I found letting them be clingy and needing comfort when they are so small has made them stronger and more independent. Others I know who moved their kids to their own room as infants have found that as soon as the kids can walk and climb out of bed, they are getting up in the middle of the night to come sleep with the parents.
    We’re taking the counter offensive: make them sleep with us until they get sick of us and want to move out! so far it is working!

  125. @stefanieI cut back from 7 to 3 nurses a day in order to get my fertility back. I did it pretty slowly, but apparently a abrupt change might work better and faster (it took me a couple of months as I was going slowly in the hope I wouldn’t have to give up too many feeds). Check the Billings Ovulatory Method site for advice re fertility charting and other info associated with breastfeeding and ttc.

  126. Boy nursed to sleep ALL naps and ALL nights until 25 months old without a diminishing interest. Then we weaned. I was pregnant, my milk supply was dwindling, and it was a bit painful to nurse. I knew I didn’t have the right stuff to tandem nurse, so TOGETHER we changed the sleep pattern. I started by not refusing nursing, but limiting the time. I would count to 10 after he nursed a bit, and then remove him. As long as I warned him ahead of time, no fussing. Then, he started to count with me! It was hilarious – mouth full of boob, “one, two…” and then he would pull himself off and I could pat him to sleep. (We still co-sleep.) We did this awhile. Then I had to help out a friend one night, so the boy went to bed with Dad successfully without nursing. They continued that for a week and I slept alone for the first time in 2 years! We all rejoined and he was weaned. We still cuddle, rock, or pat to sleep as needed. His sleep continues to change and develop as do all of his skills.Girl, now 5 months, is a totally different nurser – not as avid and a little sloppy. She can go to sleep on her own or with nursing or with a pacifier. We also co-sleep. We will see how this nursing relationship evolves. πŸ™‚
    From my experience, babies come wired as to what kind of sleepers and nursers they will be. Do what works for you and the baby. It definitely is a relationship between the two of you and is nobody else’s business.

  127. Oh, and by the way, I conceived baby girl while nursing son to sleep for naps and nights. And Hedra, I LOVE Dr. Dettwyler. I had her for an anthropology professor a LONG time ago! πŸ™‚ Her website has some interesting articles too.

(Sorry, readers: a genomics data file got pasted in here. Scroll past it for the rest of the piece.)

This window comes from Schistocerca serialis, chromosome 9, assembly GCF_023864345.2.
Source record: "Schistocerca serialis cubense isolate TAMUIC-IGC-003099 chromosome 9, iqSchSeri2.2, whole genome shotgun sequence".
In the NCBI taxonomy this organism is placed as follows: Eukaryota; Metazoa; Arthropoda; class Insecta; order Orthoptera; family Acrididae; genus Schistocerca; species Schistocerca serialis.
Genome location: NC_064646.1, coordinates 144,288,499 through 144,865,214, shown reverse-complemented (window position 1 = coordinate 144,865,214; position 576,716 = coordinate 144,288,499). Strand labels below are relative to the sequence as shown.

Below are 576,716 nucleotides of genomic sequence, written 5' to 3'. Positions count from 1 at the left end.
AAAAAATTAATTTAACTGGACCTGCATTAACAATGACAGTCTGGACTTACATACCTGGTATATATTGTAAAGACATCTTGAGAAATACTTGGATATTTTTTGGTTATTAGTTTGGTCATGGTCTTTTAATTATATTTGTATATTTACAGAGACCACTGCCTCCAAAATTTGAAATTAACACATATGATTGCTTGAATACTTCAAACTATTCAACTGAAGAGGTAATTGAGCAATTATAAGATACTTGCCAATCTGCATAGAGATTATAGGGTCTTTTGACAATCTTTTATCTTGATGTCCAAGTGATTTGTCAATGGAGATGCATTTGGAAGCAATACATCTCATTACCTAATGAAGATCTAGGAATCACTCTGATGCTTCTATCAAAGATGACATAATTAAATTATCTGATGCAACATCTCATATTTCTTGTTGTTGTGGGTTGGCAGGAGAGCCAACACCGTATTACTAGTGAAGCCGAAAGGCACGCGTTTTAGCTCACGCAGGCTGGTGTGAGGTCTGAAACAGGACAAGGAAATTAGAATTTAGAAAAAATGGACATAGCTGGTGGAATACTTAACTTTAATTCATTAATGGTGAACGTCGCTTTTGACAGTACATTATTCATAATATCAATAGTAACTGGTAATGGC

128. My son (now coming up on 11 months) has been off-and-on when it comes to nursing to sleep. There was a long period (say, 6-9 months old) when it was roughly 40% of the time, nursing to sleep, 60% of the time, absolutely no way, please put me in my bed where I will happily look at my light-up musical crib thingy and drift off with 0-5 minutes of fuss. During this period, we had 1-3 night wakings, and I nursed back to sleep for those, mostly. Then at around 9 months, it was 100% nurse to sleep. And, in a miracle I am still pinching myself over, it was shortly after that that he started sleeping through the night. (I would say we offered some gentle guidance on that, e.g. sending in daddy for comfort at night when we were confident he wasn’t hungry.)So to repeat: At the time my son insisted on nursing to sleep, he *stopped* waking up at night! And when he fell asleep on his own, after being lovingly tucked in in that proverbial drowsy-but-awake state, he would wake up 1-3 times at night. My guess is that it has so much more to do with his age/developmental stage than anything else.

  129. Can’t comment on nighttime sleep. We gently moved the bedtime nursing to be before bathtime, because that’s what worked for us.Naptimes, if I am the one putting my kids down (18 month old twins), I offer to tandem nurse them as long as they want. Sometimes one or the other falls asleep while nursing, sometimes they both pull off sleepy, sometimes my daughter (but never my son, to my recollection), points straight to her crib, says, “bed,” and doesn’t want to nurse at all. When my husband or MIL puts them down for a nap, they read one or two of a set group of books and then go into the cribs, no milk or anything else needed. If we happen to be out with them in the stroller around naptime, they also have no trouble falling asleep without nursing. So, no “end” yet, but that’s where we are at 18 months.